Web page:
Schaeffer said these moves might impair internet video in Russia but will leave plenty of bandwidth for smaller files.
Other major backbone providers in Europe and Asia also continue to serve Russia, a net importer of bandwidth, said Doug Madory, director of internet analysis for the network management firm Kentik. He has noted no appreciable drop in connectivity from outside providers.
Cloudflare continues to operate four data centers in Russia even though Russian authorities ordered government websites to drop foreign-owned hosting providers as of Friday. In a March 7 blog post the company said it had determined “Russia needs more Internet access, not less.”
Under a 2019 “sovereign internet” law, Russia is supposed to be able to operate its internet independent of the rest of the world. In practice, that has brought Russia closer to the kind of intensive internet monitoring and control practiced by China and Iran.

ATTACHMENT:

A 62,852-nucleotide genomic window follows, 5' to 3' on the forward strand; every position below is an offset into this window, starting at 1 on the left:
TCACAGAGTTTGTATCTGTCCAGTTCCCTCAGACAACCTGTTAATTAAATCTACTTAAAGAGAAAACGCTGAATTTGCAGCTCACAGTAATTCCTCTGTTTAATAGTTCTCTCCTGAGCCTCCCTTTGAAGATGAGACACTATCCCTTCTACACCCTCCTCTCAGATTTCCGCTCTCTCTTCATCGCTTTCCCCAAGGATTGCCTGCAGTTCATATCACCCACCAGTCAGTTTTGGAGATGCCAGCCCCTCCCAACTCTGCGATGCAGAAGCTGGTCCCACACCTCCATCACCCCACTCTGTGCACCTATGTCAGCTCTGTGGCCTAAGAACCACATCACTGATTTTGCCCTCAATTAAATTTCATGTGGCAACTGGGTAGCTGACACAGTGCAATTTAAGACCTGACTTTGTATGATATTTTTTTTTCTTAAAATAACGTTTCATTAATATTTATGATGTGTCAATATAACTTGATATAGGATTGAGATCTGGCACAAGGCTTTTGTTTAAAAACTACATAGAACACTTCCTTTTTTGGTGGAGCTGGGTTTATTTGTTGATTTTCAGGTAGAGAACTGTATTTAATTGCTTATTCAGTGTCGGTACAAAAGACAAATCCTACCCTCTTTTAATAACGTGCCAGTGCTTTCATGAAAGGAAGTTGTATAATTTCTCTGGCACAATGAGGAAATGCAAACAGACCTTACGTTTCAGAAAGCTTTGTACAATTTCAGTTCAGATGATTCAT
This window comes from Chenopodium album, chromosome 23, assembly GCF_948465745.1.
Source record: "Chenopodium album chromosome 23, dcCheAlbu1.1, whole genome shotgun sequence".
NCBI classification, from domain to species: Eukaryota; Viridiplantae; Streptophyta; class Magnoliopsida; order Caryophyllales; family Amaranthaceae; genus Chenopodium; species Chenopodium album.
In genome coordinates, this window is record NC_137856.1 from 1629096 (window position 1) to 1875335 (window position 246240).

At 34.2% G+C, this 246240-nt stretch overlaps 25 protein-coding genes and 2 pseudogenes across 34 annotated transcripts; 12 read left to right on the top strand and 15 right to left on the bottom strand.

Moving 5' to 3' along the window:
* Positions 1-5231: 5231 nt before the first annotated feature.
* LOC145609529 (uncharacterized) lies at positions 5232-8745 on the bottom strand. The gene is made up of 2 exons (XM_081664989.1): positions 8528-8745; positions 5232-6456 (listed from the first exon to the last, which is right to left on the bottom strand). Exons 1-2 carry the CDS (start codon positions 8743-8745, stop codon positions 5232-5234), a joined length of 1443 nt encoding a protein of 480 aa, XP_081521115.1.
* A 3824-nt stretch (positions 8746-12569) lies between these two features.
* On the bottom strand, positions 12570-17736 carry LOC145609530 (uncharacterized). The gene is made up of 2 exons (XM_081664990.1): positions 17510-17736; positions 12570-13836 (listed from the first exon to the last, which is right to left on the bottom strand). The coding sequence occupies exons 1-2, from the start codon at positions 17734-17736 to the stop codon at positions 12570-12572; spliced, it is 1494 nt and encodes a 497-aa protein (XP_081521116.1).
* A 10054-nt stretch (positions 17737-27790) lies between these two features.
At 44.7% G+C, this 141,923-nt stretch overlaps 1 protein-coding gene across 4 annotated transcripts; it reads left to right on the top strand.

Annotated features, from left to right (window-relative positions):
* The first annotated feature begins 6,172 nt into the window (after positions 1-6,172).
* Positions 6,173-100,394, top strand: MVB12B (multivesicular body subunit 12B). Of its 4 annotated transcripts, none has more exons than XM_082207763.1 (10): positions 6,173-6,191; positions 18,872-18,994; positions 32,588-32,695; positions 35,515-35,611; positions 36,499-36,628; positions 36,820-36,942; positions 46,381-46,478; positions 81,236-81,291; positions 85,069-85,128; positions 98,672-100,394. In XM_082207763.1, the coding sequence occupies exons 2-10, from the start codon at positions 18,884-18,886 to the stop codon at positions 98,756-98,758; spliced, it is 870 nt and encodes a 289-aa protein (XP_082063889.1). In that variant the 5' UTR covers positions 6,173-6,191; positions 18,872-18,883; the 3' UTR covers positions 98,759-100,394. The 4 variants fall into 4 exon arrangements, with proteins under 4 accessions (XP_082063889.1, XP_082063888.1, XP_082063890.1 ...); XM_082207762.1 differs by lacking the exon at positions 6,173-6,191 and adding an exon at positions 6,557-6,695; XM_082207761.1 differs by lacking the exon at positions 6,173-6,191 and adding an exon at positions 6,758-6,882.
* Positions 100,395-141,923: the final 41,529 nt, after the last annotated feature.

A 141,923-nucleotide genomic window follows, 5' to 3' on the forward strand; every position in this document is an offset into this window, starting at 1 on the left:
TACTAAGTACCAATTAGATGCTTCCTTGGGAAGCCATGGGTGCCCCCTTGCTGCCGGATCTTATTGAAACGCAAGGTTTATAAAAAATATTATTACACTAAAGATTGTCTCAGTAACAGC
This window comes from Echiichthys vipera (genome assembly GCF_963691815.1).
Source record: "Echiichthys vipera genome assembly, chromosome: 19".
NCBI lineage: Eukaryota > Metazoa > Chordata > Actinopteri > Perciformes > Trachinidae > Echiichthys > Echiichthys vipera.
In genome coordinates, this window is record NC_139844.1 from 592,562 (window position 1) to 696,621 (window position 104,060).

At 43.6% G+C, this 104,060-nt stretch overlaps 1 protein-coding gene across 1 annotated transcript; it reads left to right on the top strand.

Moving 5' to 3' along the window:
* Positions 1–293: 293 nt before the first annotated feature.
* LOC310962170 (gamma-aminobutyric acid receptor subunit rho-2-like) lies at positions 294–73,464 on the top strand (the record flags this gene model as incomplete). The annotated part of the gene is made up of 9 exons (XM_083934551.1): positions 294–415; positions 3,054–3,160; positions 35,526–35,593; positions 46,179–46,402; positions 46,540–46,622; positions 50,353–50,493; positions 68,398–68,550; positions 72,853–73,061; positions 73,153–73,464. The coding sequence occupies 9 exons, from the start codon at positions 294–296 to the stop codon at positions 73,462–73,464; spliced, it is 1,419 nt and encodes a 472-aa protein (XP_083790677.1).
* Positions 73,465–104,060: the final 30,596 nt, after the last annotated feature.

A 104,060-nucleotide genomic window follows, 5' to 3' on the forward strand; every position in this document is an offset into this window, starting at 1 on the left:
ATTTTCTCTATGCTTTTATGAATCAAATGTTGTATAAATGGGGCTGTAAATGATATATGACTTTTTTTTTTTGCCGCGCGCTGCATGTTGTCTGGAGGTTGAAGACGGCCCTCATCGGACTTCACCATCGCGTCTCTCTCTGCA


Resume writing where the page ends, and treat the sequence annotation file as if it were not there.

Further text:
Its telecommunications oversight agency, Rozkomnadzor, successfully tested the system at scale a year ago when it throttled access to Twitter. It uses hundreds of so-called middleboxes — router-like devices run and remotely controlled by bureaucrats that can block individual websites and services — installed by law at all internet providers inside Russia.
But the system, which also lets the FSB security service spy on Russian citizens, is a relative sieve compared to China’s Great Firewall. Andrew Sullivan, president of the nonprofit Internet Society, said there’s no evidence it has the ability to successfully disconnect Russia from the wider internet.
“Walling off a country’s internet is complicated, culturally, economically and technologically. And it becomes far more complicated with a country like Russia, whose internet, unlike China’s, was not originally built out with government control in mind,” he said.
“When it comes to censorship, the only ones who can really do it are the Chinese,” said Serge Droz, a senior security engineer at Swiss-based Proton Technologies, which offers software for creating VPNs, a principal tool for circumventing state censorship.